These problems are particularly acute in Asian cities like Mumbai.  In 1991, Mumbai fixed a maximum floor-to-area ratio of 1.33 in most of the city.  That restricts the average building height to 1.33 stories.  If you have an acre of land, you can build a 2 story building on 2/3 of the acre or a three-story on 4/9 of the acre if you leave the rest empty.  Tall buildings end up being too far apart to walk, so any trip requires a car.

People still came to the city, but since buildings couldn't be tall, the city spread out.  This not only wasted farm land, it make traffic horrendous.  Limiting height didn't stop growth, it just meant that more and more people were crammed into illegal, unhealthy slums or stuck in traffic crawling across miles of sprawl.

The rules keep Indian cities too short, which reduces housing supply and makes decent housing expensive.  They also mean that fewer Indians can connect with each other and enjoy the economic advantages which have been found in cities since the dawn of civilization.

In a way, the Indian regulations have defeated the entire point of having a city in the first place: if it takes an hour to get half a mile, you might as well just live in the countryside where it takes an hour to get to the next village anyway.  Of course, the Indians themselves don't see it that way and keep stuffing their cities fuller and fuller.

Since poverty often means death in Asia and since housing regulations increase poverty, it's safe to say that Indian land-use regulations cause many Indians to die before their time.  If cities can't build up, then they'll build out which increases transportation costs and pollution.

For years now, environmentalists have proclaimed that dense cities are more efficient than suburbs.  It's also well known that cities offer better-paying jobs, on average.

But for these benefits to be realized, regulations must permit builders to construct what's needed.  Most of the great American cities became big prior to zoning rules; more recent cities tend to have far fewer skyscrapers, vastly more sprawl, equally horrible traffic but much longer distances and trip times, and thus far more pollution and waste per capita.  Instead of attacking the regulations, though, environmentalists prefer to attack the human desire for comfortable digs.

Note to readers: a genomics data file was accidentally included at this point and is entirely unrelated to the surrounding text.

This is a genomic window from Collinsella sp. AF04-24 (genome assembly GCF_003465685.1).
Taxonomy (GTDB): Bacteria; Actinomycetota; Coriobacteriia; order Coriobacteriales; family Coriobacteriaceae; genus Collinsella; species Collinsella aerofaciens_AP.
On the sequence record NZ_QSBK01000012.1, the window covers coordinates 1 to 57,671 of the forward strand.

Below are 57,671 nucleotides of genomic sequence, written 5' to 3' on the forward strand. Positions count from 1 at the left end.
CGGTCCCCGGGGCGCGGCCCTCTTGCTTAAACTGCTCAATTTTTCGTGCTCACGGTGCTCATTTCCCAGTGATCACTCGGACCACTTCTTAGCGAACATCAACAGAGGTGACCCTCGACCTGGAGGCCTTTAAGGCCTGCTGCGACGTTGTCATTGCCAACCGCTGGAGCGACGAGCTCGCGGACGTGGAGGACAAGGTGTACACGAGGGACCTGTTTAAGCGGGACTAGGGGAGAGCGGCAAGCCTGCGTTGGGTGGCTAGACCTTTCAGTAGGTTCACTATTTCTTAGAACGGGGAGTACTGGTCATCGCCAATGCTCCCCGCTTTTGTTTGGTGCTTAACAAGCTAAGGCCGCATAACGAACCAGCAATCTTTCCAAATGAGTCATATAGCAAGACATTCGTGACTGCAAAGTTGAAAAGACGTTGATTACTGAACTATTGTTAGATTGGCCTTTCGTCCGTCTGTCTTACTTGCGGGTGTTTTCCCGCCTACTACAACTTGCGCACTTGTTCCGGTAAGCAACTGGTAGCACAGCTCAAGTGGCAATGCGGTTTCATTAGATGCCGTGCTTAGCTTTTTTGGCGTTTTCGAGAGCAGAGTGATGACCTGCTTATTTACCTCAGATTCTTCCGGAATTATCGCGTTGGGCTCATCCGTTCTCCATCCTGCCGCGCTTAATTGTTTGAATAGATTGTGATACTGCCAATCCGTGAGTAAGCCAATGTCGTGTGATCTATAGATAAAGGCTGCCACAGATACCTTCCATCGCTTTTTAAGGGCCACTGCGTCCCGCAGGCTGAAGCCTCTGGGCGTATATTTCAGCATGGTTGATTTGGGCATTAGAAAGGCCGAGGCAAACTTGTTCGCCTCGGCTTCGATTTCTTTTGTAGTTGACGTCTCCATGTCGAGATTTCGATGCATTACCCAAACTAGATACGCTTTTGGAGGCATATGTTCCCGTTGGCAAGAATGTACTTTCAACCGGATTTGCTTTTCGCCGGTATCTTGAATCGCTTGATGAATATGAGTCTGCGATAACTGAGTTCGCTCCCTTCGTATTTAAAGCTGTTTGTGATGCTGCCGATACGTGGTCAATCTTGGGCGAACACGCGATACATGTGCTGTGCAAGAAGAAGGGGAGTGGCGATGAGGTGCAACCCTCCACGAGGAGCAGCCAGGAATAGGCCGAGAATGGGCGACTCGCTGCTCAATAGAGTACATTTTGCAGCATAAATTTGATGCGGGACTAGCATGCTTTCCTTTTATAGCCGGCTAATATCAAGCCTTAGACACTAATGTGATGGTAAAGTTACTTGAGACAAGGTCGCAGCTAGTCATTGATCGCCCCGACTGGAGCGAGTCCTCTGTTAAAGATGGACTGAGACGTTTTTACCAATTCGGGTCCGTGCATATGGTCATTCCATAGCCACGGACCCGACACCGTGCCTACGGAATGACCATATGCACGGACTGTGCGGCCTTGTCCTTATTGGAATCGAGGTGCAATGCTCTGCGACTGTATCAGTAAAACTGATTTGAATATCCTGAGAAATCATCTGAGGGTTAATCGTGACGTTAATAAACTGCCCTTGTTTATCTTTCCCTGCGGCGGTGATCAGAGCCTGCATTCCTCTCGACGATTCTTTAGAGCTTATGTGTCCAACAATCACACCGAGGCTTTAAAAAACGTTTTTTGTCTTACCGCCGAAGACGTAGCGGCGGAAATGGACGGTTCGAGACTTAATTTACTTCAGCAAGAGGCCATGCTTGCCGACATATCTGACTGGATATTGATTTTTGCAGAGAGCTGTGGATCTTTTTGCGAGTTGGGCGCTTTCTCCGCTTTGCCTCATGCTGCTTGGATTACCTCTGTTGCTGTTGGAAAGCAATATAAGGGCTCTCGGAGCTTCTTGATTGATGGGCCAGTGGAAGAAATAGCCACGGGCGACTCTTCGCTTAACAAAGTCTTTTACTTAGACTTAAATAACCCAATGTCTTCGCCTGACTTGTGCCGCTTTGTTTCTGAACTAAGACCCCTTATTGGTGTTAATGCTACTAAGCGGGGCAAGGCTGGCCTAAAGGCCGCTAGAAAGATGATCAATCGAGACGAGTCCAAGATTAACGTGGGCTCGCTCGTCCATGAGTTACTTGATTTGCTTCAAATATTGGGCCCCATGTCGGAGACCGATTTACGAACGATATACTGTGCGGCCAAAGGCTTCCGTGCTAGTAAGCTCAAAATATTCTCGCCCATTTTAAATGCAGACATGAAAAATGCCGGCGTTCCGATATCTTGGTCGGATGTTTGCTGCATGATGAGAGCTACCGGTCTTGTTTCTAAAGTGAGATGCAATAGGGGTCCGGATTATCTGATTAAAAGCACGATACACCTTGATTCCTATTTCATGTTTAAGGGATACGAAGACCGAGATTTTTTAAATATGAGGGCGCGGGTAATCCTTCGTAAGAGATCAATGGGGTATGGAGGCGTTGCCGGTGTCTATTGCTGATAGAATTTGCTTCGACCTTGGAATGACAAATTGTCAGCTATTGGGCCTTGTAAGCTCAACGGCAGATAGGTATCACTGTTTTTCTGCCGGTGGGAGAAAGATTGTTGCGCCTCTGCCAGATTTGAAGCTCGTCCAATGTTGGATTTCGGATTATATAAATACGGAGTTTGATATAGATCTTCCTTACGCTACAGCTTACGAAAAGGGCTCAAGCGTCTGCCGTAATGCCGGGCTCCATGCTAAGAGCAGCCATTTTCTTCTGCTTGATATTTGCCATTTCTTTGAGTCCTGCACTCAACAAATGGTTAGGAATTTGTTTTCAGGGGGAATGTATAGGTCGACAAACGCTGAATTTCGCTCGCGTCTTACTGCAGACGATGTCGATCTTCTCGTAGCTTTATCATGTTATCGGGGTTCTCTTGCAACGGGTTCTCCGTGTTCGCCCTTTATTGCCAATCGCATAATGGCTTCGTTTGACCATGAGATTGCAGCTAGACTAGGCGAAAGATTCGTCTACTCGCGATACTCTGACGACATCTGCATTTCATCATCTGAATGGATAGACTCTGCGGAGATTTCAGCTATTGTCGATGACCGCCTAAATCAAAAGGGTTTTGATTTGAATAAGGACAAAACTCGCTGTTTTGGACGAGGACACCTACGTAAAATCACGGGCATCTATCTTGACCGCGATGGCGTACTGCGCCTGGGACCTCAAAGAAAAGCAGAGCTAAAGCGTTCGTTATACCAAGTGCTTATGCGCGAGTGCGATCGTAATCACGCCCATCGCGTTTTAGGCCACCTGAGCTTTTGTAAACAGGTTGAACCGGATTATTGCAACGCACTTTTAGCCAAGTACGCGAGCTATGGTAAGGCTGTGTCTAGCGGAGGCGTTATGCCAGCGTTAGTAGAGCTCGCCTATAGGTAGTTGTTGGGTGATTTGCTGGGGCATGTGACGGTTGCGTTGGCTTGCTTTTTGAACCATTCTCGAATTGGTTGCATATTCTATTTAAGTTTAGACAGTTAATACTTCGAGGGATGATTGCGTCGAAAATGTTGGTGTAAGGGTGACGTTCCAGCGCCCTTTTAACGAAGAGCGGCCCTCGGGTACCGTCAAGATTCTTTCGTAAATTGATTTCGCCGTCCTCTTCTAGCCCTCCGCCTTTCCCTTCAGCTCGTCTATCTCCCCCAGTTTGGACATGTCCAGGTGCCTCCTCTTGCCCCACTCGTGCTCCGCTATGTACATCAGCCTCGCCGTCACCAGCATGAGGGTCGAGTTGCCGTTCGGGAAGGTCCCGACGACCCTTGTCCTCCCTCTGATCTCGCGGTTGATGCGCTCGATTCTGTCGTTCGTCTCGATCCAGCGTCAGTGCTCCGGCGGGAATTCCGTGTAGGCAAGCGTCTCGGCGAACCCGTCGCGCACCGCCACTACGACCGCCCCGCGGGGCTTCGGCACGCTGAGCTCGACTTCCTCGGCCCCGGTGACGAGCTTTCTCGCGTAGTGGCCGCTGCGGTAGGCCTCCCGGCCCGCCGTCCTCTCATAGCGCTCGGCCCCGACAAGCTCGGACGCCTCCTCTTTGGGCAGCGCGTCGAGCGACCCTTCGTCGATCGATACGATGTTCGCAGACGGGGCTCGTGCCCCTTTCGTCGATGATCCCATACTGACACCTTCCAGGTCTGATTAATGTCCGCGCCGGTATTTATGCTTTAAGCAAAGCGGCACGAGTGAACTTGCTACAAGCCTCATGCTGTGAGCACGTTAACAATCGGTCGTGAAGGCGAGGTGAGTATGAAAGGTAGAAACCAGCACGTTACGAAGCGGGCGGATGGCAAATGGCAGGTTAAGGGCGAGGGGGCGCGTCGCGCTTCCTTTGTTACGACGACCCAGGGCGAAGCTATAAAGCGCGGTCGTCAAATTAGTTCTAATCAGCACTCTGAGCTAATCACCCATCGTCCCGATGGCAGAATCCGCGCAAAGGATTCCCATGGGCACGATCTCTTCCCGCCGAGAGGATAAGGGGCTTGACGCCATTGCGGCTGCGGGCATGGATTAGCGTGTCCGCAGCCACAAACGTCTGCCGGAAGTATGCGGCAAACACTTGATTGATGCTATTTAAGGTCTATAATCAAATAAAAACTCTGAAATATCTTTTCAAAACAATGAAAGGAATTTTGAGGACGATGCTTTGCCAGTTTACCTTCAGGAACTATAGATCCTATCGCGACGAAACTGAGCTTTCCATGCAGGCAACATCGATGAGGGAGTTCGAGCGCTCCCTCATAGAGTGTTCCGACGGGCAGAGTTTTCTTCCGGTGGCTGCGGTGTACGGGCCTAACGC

Tall buildings, found in cities, enable human interactions which are the heart of economic innovation and of progress itself.  There's a good reason that new skyscrapers going up and being occupied has always been a sign of growing wealth.

If the regulators prevent their construction where and how the market dictates, though, sooner or later the regulators will win: the big buildings won't be needed anymore.  They'll have gone somewhere else, like Shanghai, Taipei, or Dubai.  Is that what we really want?

Will Offensicht is a staff writer for and an internationally published author by a different name.  Read other articles by Will Offensicht or other articles on Economics.
Reader Comments

“Instead of attacking the regulations, though, environmentalists prefer to attack the human desire for comfortable digs.”

Definitions? “environmentalists,” “human desire."

Consider whether 'human desire' is compatible with 'human health', both physical and psychological.

For your consideration I would advise a preview of Jacques Ellul's THE TECHNOLOGICAL SOCIETY.

June 2, 2011 2:52 PM


Ellul, McLuhan, Becker,Rank, Krishnamerti, and others create a compelling combined argument that Western Society is profoundly sick.

Ellul successfully argues that “technique” is an entity in itself.

Through the concept of “extension” McLuhan explains the “identification” with the extention as “the greater self”; Ellul's entity as a “demon” overpowering the human soul.

Rank successfully argues as the fear of death is the basis of neurosis v Freudian sexual theory.

The psychology of Becker explains this extended greater self as delusion based in neurosis.

Krishnamerti expresses it all from the center of his enlightenment.

Ellul, THE TECHNOLOGICAL SOCIETY [and other works]

McLuhan, THE MEDIUM IS THE MESSAGE [and other works]

Otto Rank, ART AND ARTIST [and other works]

Becker, THE DENIAL OF DEATH [and other works]

Krishnamerti, LECTURES [and other works]

June 2, 2011 4:22 PM

You seem to hold the same position as the guy who wrote "small is beautiful" but it is not that simple. You can't do small and make integrated circuits, computers, petrochemicals, or gasoline engines. Without big, we are back to horse and buggy days. Do you want to go back? I do not.

Our society isn't all that sick. The people who do not understand technology think it is, but that does not make it so.

June 2, 2011 7:51 PM

"The people who do not understand technology"

I suggest you get a grasp on Ellul if you think YOU are the one who "understands" technology.

To suggest that a society such as the one here in the US that is based on permanent war is not sick, perhaps you should take a closer look at your own beliefs.

Would I go back to horse and buggy days? Absolutely. just for the quiet.
But that isn't the point of my post. Even at that point the culture was profoundly neurotic and for the most part driven by fear and loathing.

June 2, 2011 8:06 PM

Really Fred, just google Jacques Ellul's THE TECHNOLOGICAL SOCIETY,
Get some grasp of what he is speaking to...


June 2, 2011 9:19 PM

"Even a man of high intellect can go badly astray for lack of intuition or feeling."~Jung, Man and His Symbols

June 3, 2011 7:27 AM